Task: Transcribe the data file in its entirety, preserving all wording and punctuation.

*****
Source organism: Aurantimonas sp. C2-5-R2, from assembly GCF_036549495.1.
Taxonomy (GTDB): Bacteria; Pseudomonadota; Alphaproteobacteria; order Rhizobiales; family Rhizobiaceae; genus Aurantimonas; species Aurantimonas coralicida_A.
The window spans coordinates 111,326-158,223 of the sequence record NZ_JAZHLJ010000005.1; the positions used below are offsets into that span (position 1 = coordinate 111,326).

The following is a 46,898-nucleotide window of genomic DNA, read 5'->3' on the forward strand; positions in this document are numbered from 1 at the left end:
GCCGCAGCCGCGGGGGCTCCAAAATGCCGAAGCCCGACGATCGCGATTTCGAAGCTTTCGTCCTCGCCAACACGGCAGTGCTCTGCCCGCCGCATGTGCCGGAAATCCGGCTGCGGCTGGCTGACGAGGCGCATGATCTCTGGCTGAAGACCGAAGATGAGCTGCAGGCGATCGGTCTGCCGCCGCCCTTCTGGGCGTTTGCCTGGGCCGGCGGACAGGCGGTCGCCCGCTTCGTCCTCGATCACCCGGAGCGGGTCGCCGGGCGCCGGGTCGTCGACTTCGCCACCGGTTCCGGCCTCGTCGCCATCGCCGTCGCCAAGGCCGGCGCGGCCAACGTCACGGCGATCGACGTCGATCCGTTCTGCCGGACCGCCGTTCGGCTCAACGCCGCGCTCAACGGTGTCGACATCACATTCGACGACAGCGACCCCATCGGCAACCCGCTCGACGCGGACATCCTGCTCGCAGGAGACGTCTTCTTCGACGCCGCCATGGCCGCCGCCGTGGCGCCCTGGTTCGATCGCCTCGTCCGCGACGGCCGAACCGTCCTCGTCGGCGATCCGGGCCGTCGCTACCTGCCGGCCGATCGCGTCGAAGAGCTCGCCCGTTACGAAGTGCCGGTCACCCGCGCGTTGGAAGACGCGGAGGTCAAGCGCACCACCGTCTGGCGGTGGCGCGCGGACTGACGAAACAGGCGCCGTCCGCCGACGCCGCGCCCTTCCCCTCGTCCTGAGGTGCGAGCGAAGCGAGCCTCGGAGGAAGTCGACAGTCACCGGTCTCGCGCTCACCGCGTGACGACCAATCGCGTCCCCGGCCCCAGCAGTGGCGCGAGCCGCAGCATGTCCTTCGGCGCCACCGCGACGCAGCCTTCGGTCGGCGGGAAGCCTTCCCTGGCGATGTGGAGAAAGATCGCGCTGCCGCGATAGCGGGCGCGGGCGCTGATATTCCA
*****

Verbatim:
Source organism: Aurantimonas sp. C2-5-R2, from assembly GCF_036549495.1.
Taxonomy (GTDB): Bacteria; Pseudomonadota; Alphaproteobacteria; order Rhizobiales; family Rhizobiaceae; genus Aurantimonas; species Aurantimonas coralicida_A.
The window spans coordinates 111,326-158,223 of the sequence record NZ_JAZHLJ010000005.1; the positions used below are offsets into that span (position 1 = coordinate 111,326).

The following is a 46,898-nucleotide window of genomic DNA, read 5'->3' on the forward strand; positions in this document are numbered from 1 at the left end:
GCCGCAGCCGCGGGGGCTCCAAAATGCCGAAGCCCGACGATCGCGATTTCGAAGCTTTCGTCCTCGCCAACACGGCAGTGCTCTGCCCGCCGCATGTGCCGGAAATCCGGCTGCGGCTGGCTGACGAGGCGCATGATCTCTGGCTGAAGACCGAAGATGAGCTGCAGGCGATCGGTCTGCCGCCGCCCTTCTGGGCGTTTGCCTGGGCCGGCGGACAGGCGGTCGCCCGCTTCGTCCTCGATCACCCGGAGCGGGTCGCCGGGCGCCGGGTCGTCGACTTCGCCACCGGTTCCGGCCTCGTCGCCATCGCCGTCGCCAAGGCCGGCGCGGCCAACGTCACGGCGATCGACGTCGATCCGTTCTGCCGGACCGCCGTTCGGCTCAACGCCGCGCTCAACGGTGTCGACATCACATTCGACGACAGCGACCCCATCGGCAACCCGCTCGACGCGGACATCCTGCTCGCAGGAGACGTCTTCTTCGACGCCGCCATGGCCGCCGCCGTGGCGCCCTGGTTCGATCGCCTCGTCCGCGACGGCCGAACCGTCCTCGTCGGCGATCCGGGCCGTCGCTACCTGCCGGCCGATCGCGTCGAAGAGCTCGCCCGTTACGAAGTGCCGGTCACCCGCGCGTTGGAAGACGCGGAGGTCAAGCGCACCACCGTCTGGCGGTGGCGCGCGGACTGACGAAACAGGCGCCGTCCGCCGACGCCGCGCCCTTCCCCTCGTCCTGAGGTGCGAGCGAAGCGAGCCTCGGAGGAAGTCGACAGTCACCGGTCTCGCGCTCACCGCGTGACGACCAATCGCGTCCCCGGCCCCAGCAGTGGCGCGAGCCGCAGCATGTCCTTCGGCGCCACCGCGACGCAGCCTTCGGTCGGCGGGAAGCCTTCCCTGGCGATGTGGAGAAAGATCGCGCTGCCGCGATAGCGGGCGCGGGCGCTGATATTCCA